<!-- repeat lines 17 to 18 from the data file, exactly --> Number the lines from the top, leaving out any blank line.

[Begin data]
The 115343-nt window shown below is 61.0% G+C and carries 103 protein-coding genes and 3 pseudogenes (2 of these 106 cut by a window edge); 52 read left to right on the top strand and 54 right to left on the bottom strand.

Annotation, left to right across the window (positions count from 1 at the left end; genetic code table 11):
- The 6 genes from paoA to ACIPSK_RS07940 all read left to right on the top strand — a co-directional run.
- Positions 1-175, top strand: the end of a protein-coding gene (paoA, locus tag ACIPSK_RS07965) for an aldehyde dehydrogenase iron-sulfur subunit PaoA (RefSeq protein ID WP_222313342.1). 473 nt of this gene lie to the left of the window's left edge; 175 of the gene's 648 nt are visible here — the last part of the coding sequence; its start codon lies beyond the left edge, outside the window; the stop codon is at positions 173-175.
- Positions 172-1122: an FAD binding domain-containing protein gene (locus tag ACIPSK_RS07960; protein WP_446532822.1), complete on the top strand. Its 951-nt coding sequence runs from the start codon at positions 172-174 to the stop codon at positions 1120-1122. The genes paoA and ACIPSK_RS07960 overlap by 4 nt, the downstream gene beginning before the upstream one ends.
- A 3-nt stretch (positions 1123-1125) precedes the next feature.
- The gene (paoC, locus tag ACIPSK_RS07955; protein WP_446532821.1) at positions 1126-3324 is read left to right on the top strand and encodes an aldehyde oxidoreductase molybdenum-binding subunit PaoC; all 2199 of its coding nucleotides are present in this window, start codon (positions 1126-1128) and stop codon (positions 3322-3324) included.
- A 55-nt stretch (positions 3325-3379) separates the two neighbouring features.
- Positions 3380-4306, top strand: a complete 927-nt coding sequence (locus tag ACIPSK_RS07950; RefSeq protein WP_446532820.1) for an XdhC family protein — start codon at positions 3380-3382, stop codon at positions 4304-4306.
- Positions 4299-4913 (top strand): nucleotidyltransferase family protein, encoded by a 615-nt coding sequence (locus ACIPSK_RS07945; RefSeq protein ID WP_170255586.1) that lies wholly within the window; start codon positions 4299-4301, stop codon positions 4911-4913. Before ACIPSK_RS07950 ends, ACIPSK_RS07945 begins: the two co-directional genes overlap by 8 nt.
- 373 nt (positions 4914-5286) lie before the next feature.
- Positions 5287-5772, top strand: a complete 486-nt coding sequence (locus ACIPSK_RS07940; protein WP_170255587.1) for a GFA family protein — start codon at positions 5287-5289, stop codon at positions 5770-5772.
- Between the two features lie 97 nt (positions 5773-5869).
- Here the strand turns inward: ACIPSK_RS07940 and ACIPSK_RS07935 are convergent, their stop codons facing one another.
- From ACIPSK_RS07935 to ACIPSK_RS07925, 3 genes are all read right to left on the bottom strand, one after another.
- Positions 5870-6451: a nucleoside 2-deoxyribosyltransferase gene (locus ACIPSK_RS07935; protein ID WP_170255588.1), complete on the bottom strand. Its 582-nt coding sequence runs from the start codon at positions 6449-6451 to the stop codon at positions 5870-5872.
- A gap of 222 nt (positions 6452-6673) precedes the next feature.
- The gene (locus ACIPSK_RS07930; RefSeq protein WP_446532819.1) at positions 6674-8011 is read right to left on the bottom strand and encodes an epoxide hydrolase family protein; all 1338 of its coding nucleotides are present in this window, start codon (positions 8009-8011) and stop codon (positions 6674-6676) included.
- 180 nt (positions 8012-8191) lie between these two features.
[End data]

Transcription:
- A gap of 222 nt (positions 6452-6673) precedes the next feature.
- The gene (locus ACIPSK_RS07930; RefSeq protein WP_446532819.1) at positions 6674-8011 is read right to left on the bottom strand and encodes an epoxide hydrolase family protein; all 1338 of its coding nucleotides are present in this window, start codon (positions 8009-8011) and stop codon (positions 6674-6676) included.